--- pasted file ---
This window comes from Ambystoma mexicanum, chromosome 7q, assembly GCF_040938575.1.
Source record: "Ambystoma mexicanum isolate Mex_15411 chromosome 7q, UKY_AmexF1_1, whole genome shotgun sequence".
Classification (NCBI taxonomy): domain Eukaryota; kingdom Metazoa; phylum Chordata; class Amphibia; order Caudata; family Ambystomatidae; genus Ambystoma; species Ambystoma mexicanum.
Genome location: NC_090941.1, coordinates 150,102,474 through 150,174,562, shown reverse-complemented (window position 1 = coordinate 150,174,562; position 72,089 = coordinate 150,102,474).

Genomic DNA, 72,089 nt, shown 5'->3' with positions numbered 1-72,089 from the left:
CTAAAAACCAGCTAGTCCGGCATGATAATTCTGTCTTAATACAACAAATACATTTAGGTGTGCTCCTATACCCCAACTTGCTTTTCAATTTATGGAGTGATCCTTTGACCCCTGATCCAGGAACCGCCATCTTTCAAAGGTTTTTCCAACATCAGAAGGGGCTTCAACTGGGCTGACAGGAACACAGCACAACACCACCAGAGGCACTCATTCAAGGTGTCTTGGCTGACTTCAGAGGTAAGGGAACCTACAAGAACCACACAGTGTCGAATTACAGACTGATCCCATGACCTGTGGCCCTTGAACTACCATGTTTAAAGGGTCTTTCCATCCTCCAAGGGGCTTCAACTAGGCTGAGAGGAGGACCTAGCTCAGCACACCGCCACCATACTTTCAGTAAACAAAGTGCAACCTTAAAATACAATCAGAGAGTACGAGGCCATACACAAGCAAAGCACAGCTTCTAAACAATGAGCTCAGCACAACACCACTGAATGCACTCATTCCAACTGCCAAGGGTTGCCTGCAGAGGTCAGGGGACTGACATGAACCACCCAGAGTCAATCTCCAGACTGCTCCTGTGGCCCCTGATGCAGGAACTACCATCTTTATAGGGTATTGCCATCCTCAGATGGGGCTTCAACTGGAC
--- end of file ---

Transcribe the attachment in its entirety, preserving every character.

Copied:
This window comes from Ambystoma mexicanum, chromosome 7q, assembly GCF_040938575.1.
Source record: "Ambystoma mexicanum isolate Mex_15411 chromosome 7q, UKY_AmexF1_1, whole genome shotgun sequence".
Classification (NCBI taxonomy): domain Eukaryota; kingdom Metazoa; phylum Chordata; class Amphibia; order Caudata; family Ambystomatidae; genus Ambystoma; species Ambystoma mexicanum.
Genome location: NC_090941.1, coordinates 150,102,474 through 150,174,562, shown reverse-complemented (window position 1 = coordinate 150,174,562; position 72,089 = coordinate 150,102,474).

Genomic DNA, 72,089 nt, shown 5'->3' with positions numbered 1-72,089 from the left:
CTAAAAACCAGCTAGTCCGGCATGATAATTCTGTCTTAATACAACAAATACATTTAGGTGTGCTCCTATACCCCAACTTGCTTTTCAATTTATGGAGTGATCCTTTGACCCCTGATCCAGGAACCGCCATCTTTCAAAGGTTTTTCCAACATCAGAAGGGGCTTCAACTGGGCTGACAGGAACACAGCACAACACCACCAGAGGCACTCATTCAAGGTGTCTTGGCTGACTTCAGAGGTAAGGGAACCTACAAGAACCACACAGTGTCGAATTACAGACTGATCCCATGACCTGTGGCCCTTGAACTACCATGTTTAAAGGGTCTTTCCATCCTCCAAGGGGCTTCAACTAGGCTGAGAGGAGGACCTAGCTCAGCACACCGCCACCATACTTTCAGTAAACAAAGTGCAACCTTAAAATACAATCAGAGAGTACGAGGCCATACACAAGCAAAGCACAGCTTCTAAACAATGAGCTCAGCACAACACCACTGAATGCACTCATTCCAACTGCCAAGGGTTGCCTGCAGAGGTCAGGGGACTGACATGAACCACCCAGAGTCAATCTCCAGACTGCTCCTGTGGCCCCTGATGCAGGAACTACCATCTTTATAGGGTATTGCCATCCTCAGATGGGGCTTCAACTGGAC